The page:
Review: The Pursuit of Power, by William H. McNeill (University of
Chicago Press, 1982).
William McNeill's The
Pursuit of Power is an ambitious book, as its subtitle "Technology,
Armed Force, and Society since A.D. 1000" makes clear. McNeill covers a lot of ground, from
medieval China to the nuclear arms race of the contemporary world, and he does
it with style. His writing is clear and
well-organized, vital for a book of this scope, and the vast literature he
surveyed makes the footnotes almost as interesting as the main text. McNeill seems to specialize in books of this
sweeping nature; his previous work includes The
Rise of the West: A History of the Human Community, and Plagues and Peoples, which "sought
to discern major landmarks in the interaction of human populations and
microparasites" in his own words (p. vii). The Pursuit of Power
was intended as "a belated footnote" to correct McNeill's neglect of
"the interaction between military technology and political patterns"
in modern times in The Rise of the West.
The main theme in The
Pursuit of Power is the interaction between market forces and the
development of military power. In
Chapter 2, McNeill develops his hypothesis that "China's rapid evolution
towards market-regulated behavior in the centuries on either side of the year
1000 tipped a critical balance in world history," (p. 25) prompting the
rise of a world-wide trading market that undermined "command
economies" around the world. In
the subsequent chapters, McNeill goes on to examine the ways market forces
worked to propel Europe to its position of world dominance. He concludes that while Europe provided a
unique setting for market economics to drive military development, the two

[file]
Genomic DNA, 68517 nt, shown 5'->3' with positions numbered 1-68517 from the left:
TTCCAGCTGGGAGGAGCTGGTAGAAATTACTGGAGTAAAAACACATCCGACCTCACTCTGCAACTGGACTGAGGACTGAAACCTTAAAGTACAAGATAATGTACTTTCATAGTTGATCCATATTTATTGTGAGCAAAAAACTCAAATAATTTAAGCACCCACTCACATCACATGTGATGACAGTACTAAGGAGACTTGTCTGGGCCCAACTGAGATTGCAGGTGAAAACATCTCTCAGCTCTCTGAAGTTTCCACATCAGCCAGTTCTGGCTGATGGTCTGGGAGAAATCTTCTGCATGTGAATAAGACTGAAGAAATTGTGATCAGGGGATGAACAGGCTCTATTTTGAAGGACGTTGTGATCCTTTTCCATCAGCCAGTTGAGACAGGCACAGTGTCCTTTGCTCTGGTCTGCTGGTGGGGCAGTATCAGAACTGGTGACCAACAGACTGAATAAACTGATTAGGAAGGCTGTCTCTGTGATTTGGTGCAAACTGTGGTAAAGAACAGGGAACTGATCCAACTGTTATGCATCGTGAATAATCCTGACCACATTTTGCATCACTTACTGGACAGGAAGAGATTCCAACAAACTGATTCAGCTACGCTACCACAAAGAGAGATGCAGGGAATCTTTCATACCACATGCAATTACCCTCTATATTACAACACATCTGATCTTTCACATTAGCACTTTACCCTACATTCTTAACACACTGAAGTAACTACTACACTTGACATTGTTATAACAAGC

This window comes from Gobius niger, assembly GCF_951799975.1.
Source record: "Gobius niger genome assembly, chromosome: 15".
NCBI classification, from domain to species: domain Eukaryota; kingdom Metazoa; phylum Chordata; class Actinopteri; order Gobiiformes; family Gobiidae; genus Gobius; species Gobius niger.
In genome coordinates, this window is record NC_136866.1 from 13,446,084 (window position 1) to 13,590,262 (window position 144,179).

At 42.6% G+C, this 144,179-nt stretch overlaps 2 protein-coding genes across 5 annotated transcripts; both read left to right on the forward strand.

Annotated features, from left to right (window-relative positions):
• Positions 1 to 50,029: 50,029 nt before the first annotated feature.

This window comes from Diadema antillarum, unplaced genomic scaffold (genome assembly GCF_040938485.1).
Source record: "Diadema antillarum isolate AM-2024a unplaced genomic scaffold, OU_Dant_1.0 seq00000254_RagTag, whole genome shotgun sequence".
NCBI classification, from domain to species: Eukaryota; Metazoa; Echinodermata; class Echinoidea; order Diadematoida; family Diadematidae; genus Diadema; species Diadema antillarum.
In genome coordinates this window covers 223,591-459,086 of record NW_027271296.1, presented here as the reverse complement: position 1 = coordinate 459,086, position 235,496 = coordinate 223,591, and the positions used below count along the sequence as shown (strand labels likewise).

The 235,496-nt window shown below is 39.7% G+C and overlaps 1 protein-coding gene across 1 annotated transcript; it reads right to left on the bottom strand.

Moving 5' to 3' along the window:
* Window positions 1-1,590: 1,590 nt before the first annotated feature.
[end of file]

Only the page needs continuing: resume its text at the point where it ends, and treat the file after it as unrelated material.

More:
world wars of this century may herald a return to a command-style economies, as
bureaucratic, planned economies which originated in the pressures of war become
permanent and pervasive across the globe.
Overall, McNeill presents a very convincing argument,
backed up by an impressive variety of sources.
Inevitably, however, his reach occasionally exceeds his grasp, and he
ventures into the realm of pure speculation.
The most egregious example of this is his suggestion that the
effectiveness of military drill is because "the movement of the big
muscles in unison rouses echoes of the most primitve level of sociality known
to humankind," based on nothing more than his own experience with drill in
World War II (p. 131). However, this
example really misrepresents the substance of McNeill's theorizing, which is
generally much less off-the-wall and much more closely related to reality. Indeed, one of the strengths of the book is
McNeill's shameless speculation, and his equally shameless acknowledgement that
he has no evidence to support his claims.
McNeill presents a broad interpretation of the impact
of the military on the development of human society, and looks at a wide
assortment of military, technological, and social developments from new
angles. While he occasionally goes
beyond the limits of his evidence, his audacity is refreshing and
thought-provoking. The Pursuit of Power answers the need for military history that
connects with general history with a vengeance, and is recommended reading for
anyone with an interest in how the world got to its current state.